I remember how excited I was to talk cover with my editor. I had a million ideas in my head and she was sweet enough to let me share them. And my first cover conveyed all that random spittle I spewed. I adored my first two covers, above all they convyed the focus on "teen friendly" vs. race of me or my characters. I wasn't one wit surprised when my then new editor told me they wanted to change to photo covers because most of the successful YA series used them. The unspoken - it would be a lot easier to sell them if they looked like all the other teen lit books.

The moral of the story? As an avid reader I like covers that are abstract and interesting. But I guess the industry prefers more direct, obvious images so it appeals beyond us art-y types.

Hey, what do I know? I just write the words. LOL
Comment by Michelle O'Neil on July 9, 2009 at 3:53pm
I totally agree with you on the Benjamin Button covers above. Love the man in the carriage!

I have not slept with nearly enough artsy people to have an official opinion (rats!) but I like the cover for Therese Walsh's debut novel The Last Will of Moira Leahy. It has a very dreamy and romantic look without being all Fabio "Harlequin."

I also like the cover to Courtney Sheinmel's YA novel Positively, about a HIV positive teen who has lost her mother to AIDS. The look of the girl with the balloon has a hopeful, letting go quality.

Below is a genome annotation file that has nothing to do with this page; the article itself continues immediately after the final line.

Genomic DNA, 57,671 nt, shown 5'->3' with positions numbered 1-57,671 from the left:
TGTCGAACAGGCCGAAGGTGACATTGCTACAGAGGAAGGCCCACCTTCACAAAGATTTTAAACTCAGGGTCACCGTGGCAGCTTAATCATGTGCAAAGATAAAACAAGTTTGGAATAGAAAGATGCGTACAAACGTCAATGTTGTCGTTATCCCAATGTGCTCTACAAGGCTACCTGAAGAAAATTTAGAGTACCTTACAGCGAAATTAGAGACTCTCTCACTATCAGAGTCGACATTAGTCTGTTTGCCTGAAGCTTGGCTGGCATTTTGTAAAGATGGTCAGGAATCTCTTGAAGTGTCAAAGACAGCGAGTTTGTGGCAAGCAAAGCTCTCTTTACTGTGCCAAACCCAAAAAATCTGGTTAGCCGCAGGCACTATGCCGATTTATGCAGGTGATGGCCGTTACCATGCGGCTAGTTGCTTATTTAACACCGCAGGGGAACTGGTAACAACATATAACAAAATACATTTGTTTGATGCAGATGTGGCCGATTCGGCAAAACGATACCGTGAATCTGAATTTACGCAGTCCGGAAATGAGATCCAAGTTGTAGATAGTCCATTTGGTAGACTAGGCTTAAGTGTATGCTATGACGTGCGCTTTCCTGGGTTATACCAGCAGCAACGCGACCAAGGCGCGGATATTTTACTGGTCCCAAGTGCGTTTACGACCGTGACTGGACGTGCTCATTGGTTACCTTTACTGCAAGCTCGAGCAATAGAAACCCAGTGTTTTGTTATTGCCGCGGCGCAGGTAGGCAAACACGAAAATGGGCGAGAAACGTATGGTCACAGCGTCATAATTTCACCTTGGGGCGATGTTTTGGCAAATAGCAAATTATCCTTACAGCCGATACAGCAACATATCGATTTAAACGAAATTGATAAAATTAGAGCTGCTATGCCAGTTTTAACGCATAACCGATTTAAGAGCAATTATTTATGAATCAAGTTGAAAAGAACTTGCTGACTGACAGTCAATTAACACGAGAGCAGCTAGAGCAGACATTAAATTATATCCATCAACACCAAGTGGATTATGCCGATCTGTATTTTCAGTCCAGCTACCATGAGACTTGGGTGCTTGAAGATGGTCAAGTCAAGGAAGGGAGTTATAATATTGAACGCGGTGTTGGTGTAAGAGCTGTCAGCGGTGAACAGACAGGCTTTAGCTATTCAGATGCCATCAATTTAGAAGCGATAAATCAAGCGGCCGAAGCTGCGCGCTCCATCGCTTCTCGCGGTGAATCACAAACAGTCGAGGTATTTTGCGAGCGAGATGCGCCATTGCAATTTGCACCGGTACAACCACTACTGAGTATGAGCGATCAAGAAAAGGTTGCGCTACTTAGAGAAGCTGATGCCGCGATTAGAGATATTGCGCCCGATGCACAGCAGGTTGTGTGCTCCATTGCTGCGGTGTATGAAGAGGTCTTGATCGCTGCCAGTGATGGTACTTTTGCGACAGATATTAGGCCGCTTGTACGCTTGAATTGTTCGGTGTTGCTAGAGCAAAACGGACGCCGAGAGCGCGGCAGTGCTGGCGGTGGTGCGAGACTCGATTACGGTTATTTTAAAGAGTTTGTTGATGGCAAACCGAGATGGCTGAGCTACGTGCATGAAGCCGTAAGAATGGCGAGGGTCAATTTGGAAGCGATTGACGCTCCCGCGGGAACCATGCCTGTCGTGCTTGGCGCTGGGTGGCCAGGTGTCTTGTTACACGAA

(Both of these come out in October).
Comment by Keryl Kris Reinke on July 9, 2009 at 12:25pm
I was in a discussion group at Seton Hill, and many of the members commented on how effective they thought this cover for In The Woods was.
Comment by Pamela Redmond Satran on July 9, 2009 at 11:13am
Yes, great topic. It definitely got heated at times but I give them a lot of credit for putting up with me. Just know I have many more regrets about the times I decided to play nice and accept a cover I didn't really like -- always the wrong decision.
Comment by Erin Hosier on July 9, 2009 at 9:06am
Your kid is a genius. And thanks for the tips. Also, great work getting your publisher to accept your input about your cover. It's great when that happens and there's an art to the negotiation for sure. Will definitely post in the future about the politics of cover choices.
Comment by Pamela Redmond Satran on July 9, 2009 at 5:56am
Hi Erin -- Great post. Love love love Jen Wang -- Benjamin Button and In The Woods were two of the best covers of last year. Before I go on to my story and this gets lost, on positioning the jpegs, if you're writing in wordpress, after you insert the photo, in the visual view click on its top left corner and you should get one option that shows a picture in a frame. Click on that and it should let you position the photo left, right, center, and also resize it. Then click update.

For my new book How Not To Act Old, after a protracted search for a cover everyone loved, my 15 year old son came up with the final image. We were playing with the concept of granny panties vs. thongs. I wanted a woman wearing a thong OVER granny panties, which the publisher thought was too weird. The publisher wanted granny panties and a thong hanging side by side on a clothesline, which i thought read mother-daughter.

And then my son said, What about granny panties and a MEN's thong? Here's the result: